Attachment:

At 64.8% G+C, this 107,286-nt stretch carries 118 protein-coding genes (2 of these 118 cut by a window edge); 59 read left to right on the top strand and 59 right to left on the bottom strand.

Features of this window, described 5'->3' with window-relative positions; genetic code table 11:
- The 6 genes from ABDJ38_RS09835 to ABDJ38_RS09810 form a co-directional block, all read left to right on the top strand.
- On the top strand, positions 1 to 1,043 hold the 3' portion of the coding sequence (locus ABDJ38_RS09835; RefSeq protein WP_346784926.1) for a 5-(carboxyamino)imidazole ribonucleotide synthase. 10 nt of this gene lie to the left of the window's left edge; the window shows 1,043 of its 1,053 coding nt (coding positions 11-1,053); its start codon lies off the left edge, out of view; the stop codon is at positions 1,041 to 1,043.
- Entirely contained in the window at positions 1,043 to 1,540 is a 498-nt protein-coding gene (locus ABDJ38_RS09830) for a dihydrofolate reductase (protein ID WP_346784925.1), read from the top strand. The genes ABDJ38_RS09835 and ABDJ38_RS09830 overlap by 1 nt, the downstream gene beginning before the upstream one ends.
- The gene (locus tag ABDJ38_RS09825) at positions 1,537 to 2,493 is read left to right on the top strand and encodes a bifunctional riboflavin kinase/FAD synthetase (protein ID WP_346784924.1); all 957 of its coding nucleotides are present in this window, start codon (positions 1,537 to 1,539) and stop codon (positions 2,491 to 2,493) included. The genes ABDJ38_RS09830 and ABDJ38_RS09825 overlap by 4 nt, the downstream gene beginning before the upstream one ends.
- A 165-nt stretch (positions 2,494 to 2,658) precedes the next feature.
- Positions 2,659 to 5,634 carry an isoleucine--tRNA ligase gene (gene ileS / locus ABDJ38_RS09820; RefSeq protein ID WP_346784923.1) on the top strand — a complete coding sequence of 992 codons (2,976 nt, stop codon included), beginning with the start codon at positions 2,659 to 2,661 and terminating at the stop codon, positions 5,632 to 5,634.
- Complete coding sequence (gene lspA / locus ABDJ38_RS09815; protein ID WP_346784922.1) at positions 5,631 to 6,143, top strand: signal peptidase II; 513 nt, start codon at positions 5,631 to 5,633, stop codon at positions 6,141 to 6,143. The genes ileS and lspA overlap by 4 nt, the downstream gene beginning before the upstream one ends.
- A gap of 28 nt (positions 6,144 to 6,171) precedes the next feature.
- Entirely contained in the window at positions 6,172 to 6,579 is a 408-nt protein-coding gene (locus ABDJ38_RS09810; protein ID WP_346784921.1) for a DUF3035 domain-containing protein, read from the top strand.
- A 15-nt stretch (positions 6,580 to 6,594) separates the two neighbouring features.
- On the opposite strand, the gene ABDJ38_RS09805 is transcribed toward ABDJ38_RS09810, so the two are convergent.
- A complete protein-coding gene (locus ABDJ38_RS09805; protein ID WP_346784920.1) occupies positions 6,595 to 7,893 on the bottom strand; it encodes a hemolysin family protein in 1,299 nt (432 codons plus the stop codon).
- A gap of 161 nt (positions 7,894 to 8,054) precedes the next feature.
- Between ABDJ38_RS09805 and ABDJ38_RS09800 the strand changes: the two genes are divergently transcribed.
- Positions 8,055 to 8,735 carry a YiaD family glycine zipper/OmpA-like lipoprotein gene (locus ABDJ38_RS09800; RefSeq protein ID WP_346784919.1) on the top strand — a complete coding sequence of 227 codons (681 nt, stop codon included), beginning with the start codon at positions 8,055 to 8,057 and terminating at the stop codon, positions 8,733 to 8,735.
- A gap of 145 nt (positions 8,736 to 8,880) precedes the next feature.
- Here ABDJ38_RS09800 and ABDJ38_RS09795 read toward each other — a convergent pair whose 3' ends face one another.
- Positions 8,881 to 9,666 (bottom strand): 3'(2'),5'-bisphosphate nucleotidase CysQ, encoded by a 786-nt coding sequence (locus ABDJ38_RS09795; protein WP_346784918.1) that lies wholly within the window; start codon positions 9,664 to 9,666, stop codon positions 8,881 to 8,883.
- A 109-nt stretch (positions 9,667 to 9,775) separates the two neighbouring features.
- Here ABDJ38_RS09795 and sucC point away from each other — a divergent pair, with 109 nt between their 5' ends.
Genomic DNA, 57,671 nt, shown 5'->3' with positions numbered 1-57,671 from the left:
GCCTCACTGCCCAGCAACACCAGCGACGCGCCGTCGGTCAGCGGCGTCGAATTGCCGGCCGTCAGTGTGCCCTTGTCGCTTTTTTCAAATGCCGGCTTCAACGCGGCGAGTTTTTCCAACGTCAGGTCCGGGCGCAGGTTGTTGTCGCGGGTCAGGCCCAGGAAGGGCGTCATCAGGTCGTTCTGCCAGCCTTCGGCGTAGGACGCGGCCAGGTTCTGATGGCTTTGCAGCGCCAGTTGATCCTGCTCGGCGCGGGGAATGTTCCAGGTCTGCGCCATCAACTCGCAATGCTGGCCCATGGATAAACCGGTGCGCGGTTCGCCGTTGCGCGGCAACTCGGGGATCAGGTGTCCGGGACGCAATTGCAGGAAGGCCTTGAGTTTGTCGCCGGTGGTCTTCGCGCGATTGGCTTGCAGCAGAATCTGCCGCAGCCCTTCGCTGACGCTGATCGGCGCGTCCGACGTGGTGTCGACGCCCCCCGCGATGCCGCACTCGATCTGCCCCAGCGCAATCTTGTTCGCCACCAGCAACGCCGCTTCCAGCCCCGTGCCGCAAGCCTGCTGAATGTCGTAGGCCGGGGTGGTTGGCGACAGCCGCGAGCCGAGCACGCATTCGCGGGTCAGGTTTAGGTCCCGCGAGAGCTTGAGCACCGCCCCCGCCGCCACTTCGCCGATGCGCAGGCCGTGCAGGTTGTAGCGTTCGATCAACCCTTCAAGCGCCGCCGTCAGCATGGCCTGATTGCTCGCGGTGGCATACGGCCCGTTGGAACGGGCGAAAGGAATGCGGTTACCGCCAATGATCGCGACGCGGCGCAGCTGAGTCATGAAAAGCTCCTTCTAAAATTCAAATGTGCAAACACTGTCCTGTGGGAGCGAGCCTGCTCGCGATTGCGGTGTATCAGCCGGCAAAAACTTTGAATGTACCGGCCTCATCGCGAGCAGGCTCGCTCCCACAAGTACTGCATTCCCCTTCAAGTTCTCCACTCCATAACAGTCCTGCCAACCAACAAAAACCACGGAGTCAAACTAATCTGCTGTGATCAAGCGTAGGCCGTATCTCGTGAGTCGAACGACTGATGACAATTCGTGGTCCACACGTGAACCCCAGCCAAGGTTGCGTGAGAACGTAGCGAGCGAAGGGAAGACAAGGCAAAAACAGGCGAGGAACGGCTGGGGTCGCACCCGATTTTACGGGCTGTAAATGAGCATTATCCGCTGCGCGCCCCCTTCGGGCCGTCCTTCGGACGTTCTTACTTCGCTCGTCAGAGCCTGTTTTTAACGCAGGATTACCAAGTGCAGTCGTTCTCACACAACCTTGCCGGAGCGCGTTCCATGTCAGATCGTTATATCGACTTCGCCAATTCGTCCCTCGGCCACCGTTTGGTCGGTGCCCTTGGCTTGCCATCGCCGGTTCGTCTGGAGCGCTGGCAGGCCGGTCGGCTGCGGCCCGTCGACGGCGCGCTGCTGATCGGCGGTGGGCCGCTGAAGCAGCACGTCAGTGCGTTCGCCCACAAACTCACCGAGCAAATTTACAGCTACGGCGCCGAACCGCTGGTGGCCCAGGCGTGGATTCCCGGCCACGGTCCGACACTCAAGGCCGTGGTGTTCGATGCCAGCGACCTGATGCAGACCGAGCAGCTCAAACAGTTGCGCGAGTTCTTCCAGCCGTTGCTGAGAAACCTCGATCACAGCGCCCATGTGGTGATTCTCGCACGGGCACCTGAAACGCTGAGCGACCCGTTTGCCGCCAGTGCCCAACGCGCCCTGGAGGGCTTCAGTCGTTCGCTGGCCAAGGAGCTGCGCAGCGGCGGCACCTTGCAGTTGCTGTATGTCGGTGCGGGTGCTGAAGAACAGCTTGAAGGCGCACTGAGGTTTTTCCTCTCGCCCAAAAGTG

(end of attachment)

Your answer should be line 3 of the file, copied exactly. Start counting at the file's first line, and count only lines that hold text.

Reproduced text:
- The 6 genes from ABDJ38_RS09835 to ABDJ38_RS09810 form a co-directional block, all read left to right on the top strand.